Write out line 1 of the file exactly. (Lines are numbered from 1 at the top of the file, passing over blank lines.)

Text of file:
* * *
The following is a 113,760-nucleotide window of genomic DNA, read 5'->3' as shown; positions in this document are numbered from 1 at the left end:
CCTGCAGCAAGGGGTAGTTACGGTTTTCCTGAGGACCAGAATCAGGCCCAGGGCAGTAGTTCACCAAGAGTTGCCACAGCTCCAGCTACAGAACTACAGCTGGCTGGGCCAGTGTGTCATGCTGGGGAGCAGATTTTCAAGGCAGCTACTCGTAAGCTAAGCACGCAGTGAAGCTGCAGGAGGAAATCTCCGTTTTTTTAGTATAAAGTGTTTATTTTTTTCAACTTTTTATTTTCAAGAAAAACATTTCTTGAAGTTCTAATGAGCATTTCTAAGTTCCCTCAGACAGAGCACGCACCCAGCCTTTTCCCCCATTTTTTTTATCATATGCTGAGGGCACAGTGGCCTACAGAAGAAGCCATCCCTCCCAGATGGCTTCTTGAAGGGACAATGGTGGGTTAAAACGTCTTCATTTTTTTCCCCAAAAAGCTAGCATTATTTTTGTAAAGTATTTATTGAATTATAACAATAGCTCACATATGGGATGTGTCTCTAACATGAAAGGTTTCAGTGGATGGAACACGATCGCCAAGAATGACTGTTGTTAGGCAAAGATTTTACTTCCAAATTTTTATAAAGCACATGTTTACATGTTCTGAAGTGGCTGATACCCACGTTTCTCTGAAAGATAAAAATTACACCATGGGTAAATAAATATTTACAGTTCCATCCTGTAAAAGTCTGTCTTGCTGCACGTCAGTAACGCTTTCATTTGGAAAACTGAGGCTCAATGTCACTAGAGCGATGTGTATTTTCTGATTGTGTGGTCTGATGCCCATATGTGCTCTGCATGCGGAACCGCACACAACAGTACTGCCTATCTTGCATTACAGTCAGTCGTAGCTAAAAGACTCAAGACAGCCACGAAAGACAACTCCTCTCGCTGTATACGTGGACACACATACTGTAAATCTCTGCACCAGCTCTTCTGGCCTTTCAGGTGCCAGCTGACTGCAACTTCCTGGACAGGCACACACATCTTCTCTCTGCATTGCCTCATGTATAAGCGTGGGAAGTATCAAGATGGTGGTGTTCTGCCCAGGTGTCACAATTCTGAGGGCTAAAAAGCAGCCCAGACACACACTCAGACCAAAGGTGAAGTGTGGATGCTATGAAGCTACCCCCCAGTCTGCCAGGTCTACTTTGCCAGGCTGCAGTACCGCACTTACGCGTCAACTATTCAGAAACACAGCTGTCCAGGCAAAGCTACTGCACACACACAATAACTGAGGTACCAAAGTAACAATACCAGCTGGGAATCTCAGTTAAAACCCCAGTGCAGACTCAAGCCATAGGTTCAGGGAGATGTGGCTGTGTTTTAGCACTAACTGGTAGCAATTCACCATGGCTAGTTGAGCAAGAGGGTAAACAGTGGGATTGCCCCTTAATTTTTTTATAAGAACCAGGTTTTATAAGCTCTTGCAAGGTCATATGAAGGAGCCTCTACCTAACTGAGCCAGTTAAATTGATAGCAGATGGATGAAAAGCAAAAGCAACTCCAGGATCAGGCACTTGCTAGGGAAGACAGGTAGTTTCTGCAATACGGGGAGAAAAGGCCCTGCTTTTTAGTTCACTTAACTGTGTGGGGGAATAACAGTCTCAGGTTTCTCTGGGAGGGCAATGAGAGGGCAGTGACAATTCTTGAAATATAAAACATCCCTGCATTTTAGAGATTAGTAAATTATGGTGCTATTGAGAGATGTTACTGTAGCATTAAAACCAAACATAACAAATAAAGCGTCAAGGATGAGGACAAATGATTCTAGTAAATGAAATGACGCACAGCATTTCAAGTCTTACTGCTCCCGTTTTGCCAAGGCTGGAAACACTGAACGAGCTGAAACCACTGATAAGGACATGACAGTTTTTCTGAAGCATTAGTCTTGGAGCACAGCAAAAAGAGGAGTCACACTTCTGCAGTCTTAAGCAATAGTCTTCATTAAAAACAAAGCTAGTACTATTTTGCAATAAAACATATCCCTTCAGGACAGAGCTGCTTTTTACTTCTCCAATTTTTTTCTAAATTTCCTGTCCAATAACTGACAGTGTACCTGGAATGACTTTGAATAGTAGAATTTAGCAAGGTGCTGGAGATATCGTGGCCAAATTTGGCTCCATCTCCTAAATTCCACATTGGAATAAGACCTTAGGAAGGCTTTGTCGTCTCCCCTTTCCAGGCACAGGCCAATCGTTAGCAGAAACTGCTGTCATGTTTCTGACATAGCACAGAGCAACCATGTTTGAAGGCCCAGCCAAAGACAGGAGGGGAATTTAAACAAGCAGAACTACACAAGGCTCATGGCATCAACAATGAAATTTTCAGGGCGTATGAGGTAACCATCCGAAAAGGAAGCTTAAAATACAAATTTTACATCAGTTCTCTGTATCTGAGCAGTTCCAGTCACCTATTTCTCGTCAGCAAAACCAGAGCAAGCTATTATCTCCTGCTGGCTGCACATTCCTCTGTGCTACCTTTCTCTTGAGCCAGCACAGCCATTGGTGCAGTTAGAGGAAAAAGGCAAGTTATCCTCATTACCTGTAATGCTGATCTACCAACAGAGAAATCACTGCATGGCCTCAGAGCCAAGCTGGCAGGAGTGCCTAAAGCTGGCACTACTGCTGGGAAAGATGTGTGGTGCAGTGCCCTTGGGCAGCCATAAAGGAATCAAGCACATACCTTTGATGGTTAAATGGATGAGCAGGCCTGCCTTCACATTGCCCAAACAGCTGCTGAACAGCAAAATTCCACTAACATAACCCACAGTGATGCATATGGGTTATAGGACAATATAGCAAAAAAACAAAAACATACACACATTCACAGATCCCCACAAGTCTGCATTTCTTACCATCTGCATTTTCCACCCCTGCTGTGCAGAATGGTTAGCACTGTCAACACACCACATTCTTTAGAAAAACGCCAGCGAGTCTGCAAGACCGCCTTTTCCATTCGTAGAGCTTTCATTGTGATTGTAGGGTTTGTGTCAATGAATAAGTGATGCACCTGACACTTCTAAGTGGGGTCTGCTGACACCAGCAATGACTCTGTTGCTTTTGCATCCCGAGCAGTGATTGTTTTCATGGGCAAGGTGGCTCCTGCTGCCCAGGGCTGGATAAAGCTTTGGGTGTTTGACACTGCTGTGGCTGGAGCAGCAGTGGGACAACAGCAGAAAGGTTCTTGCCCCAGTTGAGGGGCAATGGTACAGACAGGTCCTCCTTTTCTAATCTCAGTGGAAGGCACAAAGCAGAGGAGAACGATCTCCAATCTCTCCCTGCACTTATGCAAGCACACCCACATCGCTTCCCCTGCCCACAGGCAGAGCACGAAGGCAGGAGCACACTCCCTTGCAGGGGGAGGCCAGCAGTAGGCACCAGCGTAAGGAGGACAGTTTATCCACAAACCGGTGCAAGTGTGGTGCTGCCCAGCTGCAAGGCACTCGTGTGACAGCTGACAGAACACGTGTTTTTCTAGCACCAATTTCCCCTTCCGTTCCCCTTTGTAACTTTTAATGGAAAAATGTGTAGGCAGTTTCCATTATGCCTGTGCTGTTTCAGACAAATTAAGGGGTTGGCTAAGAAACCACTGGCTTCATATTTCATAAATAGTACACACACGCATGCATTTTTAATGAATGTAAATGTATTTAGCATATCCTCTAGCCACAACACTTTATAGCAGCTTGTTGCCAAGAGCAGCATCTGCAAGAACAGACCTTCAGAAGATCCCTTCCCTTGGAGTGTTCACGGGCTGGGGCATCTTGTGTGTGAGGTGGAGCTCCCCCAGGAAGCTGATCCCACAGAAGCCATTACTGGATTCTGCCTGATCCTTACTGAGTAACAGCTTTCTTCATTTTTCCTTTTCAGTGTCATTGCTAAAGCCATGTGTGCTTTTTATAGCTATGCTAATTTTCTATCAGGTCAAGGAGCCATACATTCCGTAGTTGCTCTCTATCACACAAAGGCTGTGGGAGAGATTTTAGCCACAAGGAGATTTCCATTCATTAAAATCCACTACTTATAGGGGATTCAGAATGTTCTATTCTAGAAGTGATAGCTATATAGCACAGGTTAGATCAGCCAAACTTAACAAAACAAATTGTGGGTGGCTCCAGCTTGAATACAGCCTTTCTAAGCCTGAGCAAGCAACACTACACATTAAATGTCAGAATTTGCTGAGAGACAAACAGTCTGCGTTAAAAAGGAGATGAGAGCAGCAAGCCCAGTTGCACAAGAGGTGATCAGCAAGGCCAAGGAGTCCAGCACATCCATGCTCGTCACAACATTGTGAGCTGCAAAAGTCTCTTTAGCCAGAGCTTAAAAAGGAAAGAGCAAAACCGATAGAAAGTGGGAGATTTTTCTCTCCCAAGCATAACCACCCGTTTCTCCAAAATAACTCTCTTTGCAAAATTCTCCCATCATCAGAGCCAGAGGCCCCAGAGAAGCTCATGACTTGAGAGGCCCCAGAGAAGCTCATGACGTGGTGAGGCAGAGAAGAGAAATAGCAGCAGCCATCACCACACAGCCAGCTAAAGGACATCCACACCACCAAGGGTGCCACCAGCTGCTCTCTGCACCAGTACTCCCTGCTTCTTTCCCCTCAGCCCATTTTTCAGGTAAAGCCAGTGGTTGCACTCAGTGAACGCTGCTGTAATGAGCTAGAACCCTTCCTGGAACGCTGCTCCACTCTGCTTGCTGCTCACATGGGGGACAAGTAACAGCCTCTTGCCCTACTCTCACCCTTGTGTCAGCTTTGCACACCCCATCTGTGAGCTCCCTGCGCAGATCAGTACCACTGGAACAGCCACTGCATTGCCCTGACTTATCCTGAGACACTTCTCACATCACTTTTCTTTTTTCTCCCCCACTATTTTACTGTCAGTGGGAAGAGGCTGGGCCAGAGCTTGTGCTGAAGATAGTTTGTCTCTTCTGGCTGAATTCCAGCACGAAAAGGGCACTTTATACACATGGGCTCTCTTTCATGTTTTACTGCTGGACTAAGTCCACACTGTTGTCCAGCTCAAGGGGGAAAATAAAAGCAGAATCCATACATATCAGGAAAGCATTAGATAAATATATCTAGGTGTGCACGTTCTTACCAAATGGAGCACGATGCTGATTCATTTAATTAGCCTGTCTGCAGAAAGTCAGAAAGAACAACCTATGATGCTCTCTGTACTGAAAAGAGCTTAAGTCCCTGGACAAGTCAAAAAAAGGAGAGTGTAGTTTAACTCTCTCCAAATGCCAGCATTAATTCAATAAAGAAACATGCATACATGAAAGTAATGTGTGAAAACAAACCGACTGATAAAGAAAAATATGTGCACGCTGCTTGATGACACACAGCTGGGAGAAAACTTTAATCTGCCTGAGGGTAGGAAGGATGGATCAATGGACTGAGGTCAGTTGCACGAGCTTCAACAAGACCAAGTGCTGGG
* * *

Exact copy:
The following is a 113,760-nucleotide window of genomic DNA, read 5'->3' as shown; positions in this document are numbered from 1 at the left end: